November 2015

Contents Related Letters

Re: “Adolf’s Games,” by Naoko Asano

I believe the statement in Asano’s review, likely based on a passage in the book she is reviewing, that “Canada was the lone nation to repeat the gesture at the Summer Games in Berlin” needs clarification. My father Abbott Conway, who competed for Canada in the 800 meters at the 1936 Summer Olympics, left an unpublished memoir of the opening ceremonies. In it he relates the following:

I remember the meeting that we had to decide whether or not the team should give the Olympic salute at the March Past as the Nazi Party had taken it over as their salute. We decided that we should retain it and this was considered by the crowd as a sympathetic gesture by Canada to Nazi aims. Even after what happened in World War II, I am uncertain as to whether we should have done it differently. As athletes we simply felt that politics should not be used to deprive us of a symbol of what the Olympic Games really stood for. Not to have used the salute would have been a victory for a political force that we did not support — or so it seemed.

My father’s experience of World War II was direct, in France at Falaise and the Leopold Canal, and from there across into Holland.

The Nazi salute, like the swastika, is not in strict form the same as its ancestor versions, at least not to the discriminating eye. But since when could strict form be assured, or was the popular eye discriminating? For example, there was great hullabaloo when an old home movie of the Queen, taken in 1933 when she was seven years old, saw her giving a straight-arm salute. But which salute was it? The ersatz Roman? The Nazi? The Olympic? Without listening in to the family conversation we can’t know, but nevertheless jump joyfully to the conclusion that it was the Nazi one, based primarily on what we know of the predilections of her Uncle Edward.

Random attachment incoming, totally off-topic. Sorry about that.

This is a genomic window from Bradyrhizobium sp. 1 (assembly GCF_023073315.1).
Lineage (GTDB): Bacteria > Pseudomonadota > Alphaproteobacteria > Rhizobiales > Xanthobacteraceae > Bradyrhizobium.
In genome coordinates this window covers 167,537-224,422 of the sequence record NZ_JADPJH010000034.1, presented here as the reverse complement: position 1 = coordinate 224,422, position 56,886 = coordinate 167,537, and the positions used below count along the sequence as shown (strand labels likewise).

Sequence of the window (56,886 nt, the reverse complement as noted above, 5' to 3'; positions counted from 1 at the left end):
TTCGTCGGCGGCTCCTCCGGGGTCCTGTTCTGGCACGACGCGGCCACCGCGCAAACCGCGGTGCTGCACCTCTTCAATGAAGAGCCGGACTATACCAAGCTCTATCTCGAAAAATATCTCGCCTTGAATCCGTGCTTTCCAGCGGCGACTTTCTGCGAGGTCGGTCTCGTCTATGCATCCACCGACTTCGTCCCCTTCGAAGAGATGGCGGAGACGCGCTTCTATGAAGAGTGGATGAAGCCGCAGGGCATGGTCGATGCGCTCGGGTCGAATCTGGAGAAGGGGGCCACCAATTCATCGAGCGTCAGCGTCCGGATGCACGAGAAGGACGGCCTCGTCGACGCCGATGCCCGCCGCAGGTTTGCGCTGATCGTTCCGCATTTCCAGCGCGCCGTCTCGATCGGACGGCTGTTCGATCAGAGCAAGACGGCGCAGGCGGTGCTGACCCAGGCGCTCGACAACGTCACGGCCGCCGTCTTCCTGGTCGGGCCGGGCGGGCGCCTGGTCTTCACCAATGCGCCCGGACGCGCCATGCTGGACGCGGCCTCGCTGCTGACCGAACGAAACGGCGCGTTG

Suppose Olympians were to start again to use the Olympic salute, getting it right — arm high, slightly off to one side, hand open and fingers together — would any sensible, informed person think they were giving the Nazi salute? And why should it not be sufficient for them to say, to anyone who accused them of Nazi sympathies or naïvety, simply: “I wasn’t giving the Nazi salute, I was giving the Olympic salute.” That’s what my father and his friends on the Olympic team in 1936 said, and why should we not believe them, and respect their decision?

Paul Conway
Northern Bruce Peninsula

The Literary Review of Canada welcomes your comments and feedback, which we may edit for length, clarity, and accuracy. Write to

Download This Issue in PDF Format

to read it in its entirety